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Who will join Stuyven, Asgreen and Van Aert on the 2020 honours roll?

# New wave or old guard?
In this strangest of seasons we’ve seen the biggest one day jousts go to Jasper Stuyven (28) [Trek Segafredo and Belgium] in Het Nieuwsblad; Kuurne-Brussels-Kuurne go to Kasper Asgreen [Deceuninck – Quick-Step and Denmark] (25) and the Strade Bianche go to Wout van Aert [Team Jumbo-Visma and Belgium] (25). This trend is set to continue in Sanremo with names like the three above, Michael Matthews [Team Sunweb and Australia] (29), Mathieu Van Der Poel [Alpecin-Fenix] (25) and Tadej Pogačar [UAE Team Emirates and Slovenia] (21) all possible podium picks.

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Never say never – Peter Sagan

And never to be written off, Peter Sagan [Bora-hansgrohe and Slovakia] at 30 years-of-age is hardly pensionable nor is last year’s winner Julian Alaphilippe [Deceuninck – Quick-Step and France] still in only 28 years-old.

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Route d’Occitanie stage winner – Sonny Colbrelli

# Who’s dreaming?
The Italian sprinters would all garrotte their Granny to win this one and Messrs. Sonny Colbrelli [Bahrain-McLaren] and Giacomo Nizzolo [NTT] will be dreaming big after the former’s stage win in the Route d’Occitanie as will the latter with podiums in a Burgos stage and in the Circuito de Getxo but it’s not going to happen.

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Maybe not!

And what of Philippe Gilbert’s [Lotto Soudal and Belgium] dream of matching Rik Van Looy, Roger de Vlaeminck and Eddy Merckx as having won all five Monuments? It won’t come to pass, there are too many younger men with big ambitions to allow it.

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Marc Gomez swooped past a fallen Alan Bondue for the 1982 win in Sanremo

# Will we see a ‘surprise’ winner?
Unlikely, in my time, the only ‘surprise’ winner was perhaps Marc Gomez of France way back in 1982.

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Colombo in ’96

Please don’t say; ‘the Italian, Gabriele Colombo in 1996,’ he was flying early season that year and had already won the Giro di Calabria – and he was on the Gewiss-Ballan team which might have helped too.

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Gerald Ciolek 2013

Nor should we include Gerald Ciolek who won the snow-afflicted 2013 edition; he was a man who beat Erik Zabel to the German championship as an u23 rider, was World u23 Champion and in ’13 was flying early season with high finishes in Tirreno and the Three days of West Flanders – here at PEZ we certainly tipped him that year.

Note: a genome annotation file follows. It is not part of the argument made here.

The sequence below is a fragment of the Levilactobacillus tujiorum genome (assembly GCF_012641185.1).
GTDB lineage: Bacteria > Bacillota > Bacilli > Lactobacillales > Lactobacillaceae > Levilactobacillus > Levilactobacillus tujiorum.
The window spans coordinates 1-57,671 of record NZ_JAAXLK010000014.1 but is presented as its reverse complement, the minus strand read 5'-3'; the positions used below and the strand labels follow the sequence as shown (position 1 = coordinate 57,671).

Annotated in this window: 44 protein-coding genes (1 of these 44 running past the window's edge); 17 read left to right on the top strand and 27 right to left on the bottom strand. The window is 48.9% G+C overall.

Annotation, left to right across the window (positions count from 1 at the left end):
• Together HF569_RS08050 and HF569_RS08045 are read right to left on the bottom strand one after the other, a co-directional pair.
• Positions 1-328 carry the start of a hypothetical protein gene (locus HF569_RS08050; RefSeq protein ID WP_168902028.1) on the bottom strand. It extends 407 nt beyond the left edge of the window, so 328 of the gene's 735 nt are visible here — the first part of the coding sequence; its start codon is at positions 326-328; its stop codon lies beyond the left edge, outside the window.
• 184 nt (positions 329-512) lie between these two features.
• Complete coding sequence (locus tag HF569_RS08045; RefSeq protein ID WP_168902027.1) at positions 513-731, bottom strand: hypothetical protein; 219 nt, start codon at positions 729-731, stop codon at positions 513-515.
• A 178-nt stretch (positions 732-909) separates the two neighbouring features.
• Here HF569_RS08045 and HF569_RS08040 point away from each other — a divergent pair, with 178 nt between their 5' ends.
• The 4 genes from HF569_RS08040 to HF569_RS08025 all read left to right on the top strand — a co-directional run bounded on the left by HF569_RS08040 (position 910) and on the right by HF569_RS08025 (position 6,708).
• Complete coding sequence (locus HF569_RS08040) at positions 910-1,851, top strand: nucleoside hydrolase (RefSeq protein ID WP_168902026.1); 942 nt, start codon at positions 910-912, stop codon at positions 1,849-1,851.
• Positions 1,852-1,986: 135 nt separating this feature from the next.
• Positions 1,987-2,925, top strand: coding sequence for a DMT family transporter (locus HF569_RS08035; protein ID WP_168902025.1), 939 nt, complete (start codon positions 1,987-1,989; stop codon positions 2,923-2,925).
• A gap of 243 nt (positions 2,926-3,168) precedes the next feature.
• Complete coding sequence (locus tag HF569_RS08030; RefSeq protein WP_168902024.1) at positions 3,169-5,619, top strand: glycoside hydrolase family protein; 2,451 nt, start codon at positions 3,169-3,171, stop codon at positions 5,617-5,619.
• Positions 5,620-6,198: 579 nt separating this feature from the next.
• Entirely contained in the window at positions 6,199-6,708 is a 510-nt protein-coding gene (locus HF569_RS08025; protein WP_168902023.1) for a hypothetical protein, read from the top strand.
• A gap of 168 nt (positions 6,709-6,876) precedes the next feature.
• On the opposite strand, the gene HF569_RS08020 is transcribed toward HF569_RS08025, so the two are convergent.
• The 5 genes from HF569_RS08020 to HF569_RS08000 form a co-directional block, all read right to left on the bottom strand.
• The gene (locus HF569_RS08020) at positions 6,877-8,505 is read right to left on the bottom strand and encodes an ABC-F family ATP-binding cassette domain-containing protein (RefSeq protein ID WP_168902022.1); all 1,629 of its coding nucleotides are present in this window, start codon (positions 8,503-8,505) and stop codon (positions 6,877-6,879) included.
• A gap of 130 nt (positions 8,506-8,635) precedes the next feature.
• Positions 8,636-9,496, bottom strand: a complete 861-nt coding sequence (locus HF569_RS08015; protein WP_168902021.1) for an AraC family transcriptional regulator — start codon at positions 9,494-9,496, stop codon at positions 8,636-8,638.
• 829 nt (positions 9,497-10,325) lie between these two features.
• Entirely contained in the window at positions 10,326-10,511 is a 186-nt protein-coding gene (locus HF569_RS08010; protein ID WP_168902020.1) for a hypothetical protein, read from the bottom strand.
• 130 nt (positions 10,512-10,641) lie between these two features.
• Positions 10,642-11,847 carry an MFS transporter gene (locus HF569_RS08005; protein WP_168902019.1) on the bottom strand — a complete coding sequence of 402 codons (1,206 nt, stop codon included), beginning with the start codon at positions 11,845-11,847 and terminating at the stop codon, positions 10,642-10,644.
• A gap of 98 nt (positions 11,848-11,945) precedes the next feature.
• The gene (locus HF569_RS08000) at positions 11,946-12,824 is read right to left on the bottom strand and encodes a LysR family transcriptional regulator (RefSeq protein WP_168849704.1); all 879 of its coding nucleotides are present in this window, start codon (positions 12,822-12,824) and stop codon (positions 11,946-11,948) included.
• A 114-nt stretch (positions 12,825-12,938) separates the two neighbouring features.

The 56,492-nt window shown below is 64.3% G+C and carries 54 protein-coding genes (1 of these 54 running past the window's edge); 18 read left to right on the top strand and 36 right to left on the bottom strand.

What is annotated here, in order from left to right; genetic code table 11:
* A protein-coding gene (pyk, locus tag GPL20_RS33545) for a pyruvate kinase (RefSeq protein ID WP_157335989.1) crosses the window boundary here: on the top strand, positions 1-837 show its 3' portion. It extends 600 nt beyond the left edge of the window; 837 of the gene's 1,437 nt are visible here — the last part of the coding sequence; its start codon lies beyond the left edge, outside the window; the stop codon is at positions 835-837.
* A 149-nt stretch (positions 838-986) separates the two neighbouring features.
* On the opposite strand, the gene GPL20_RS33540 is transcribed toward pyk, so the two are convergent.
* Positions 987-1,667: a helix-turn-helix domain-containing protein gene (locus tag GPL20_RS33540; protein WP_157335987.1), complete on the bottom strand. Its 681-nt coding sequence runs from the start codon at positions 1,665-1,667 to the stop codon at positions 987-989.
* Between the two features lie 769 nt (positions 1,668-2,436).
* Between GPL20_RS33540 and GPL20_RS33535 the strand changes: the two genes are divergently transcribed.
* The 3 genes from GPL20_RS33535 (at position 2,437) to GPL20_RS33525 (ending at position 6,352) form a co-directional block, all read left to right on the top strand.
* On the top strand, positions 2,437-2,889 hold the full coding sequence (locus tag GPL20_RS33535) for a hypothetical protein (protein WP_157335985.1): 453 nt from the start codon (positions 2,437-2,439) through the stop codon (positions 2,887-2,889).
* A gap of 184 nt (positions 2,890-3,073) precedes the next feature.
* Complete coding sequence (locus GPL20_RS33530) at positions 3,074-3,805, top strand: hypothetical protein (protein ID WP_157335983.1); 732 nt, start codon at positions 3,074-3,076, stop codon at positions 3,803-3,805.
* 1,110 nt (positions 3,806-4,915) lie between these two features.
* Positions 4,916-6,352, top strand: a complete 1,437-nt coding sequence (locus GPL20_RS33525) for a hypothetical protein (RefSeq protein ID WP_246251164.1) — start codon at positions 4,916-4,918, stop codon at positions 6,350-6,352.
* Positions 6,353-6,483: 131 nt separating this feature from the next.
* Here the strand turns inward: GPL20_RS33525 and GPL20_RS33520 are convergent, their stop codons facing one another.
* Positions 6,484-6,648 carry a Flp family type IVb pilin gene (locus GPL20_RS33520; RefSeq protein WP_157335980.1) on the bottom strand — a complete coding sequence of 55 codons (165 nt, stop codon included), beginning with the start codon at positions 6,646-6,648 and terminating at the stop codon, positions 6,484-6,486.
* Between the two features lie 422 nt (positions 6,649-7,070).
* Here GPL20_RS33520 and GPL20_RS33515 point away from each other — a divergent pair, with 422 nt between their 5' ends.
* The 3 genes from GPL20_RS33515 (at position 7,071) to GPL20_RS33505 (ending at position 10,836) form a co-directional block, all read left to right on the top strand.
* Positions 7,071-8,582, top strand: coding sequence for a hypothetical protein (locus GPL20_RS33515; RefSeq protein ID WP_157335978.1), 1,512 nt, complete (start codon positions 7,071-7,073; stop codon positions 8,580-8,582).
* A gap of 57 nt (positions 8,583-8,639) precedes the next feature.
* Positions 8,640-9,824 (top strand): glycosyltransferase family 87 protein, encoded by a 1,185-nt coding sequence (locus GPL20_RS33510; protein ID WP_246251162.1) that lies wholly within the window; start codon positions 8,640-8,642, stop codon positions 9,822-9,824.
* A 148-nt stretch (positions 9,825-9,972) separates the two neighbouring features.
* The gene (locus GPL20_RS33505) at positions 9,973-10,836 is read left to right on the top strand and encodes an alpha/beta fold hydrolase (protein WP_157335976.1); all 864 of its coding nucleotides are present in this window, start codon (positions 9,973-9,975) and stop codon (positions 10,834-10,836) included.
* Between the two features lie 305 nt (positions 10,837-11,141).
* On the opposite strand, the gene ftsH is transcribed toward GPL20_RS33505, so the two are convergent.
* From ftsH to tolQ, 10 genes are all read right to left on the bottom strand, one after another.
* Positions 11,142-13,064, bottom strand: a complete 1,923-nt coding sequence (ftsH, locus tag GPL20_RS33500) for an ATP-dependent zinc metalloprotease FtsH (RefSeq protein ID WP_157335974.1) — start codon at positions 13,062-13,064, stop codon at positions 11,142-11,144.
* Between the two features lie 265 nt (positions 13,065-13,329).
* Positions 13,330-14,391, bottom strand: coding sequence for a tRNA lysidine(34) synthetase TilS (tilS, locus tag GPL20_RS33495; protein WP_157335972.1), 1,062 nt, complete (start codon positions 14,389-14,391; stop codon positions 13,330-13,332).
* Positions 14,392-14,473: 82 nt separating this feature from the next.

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Fernando Gaviria – Win in Burgos

# Could we see a new nation enter the roll of honour?
That IS possible, as well as aforementioned Messrs. Pogačar and Sagan from Slovenia and Slovakia respectively there’s a certain 25 years-old Colombian Fernando Gaviria [UAE Team Emirates] who has three stage wins in San Juan and one in Burgos to his name in 2020 – on his day he is one of the very fastest around.

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Nacer Bouhani

# Who else if it comes down to a sprint?
We like Nacer Bouhani [Team Arkea Samsic and France], he’s a throwback to when all the fast men were a little crazy. He was back to winning ways in Saudi and Provence before things ground to a halt – we also like that he was down on the Poggio several weeks back practicing the finale. And don’t forget that he was well ‘there’ until a failed transmission scuppered his hopes a year or two back.

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Démare on the inside

Another Frenchman, Arnaud Démare [Groupama FDJ] has won this race, he’s a prolific winner, had two podiums recently in Burgos and will be there on Saturday if it comes to a mass charge.

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Sam Bennett – Win in Burgos last week

Sam Bennett [Deceuninck – Quick-Step and Ireland] started the season in fine style, winning Down Under then in the 1.1 Race Torquay in Oz and has kept in shape over Covid with a fine stage win in Burgos.

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Maximilian Schachmann

# I know you said there’ll be no ‘surprise’ winner but who’s your last word name to conjure with?
Max Schachmann [Bora-hansgrohe and Germany] he could well make it eight German winners. . .

Keep it PEZ for loads from Milan-Sanremo with the Race Report on Saturday and live race action at SteepHillTV.


The Best Moments of the Milan – San Remo from 2015 to 2019 by inCycle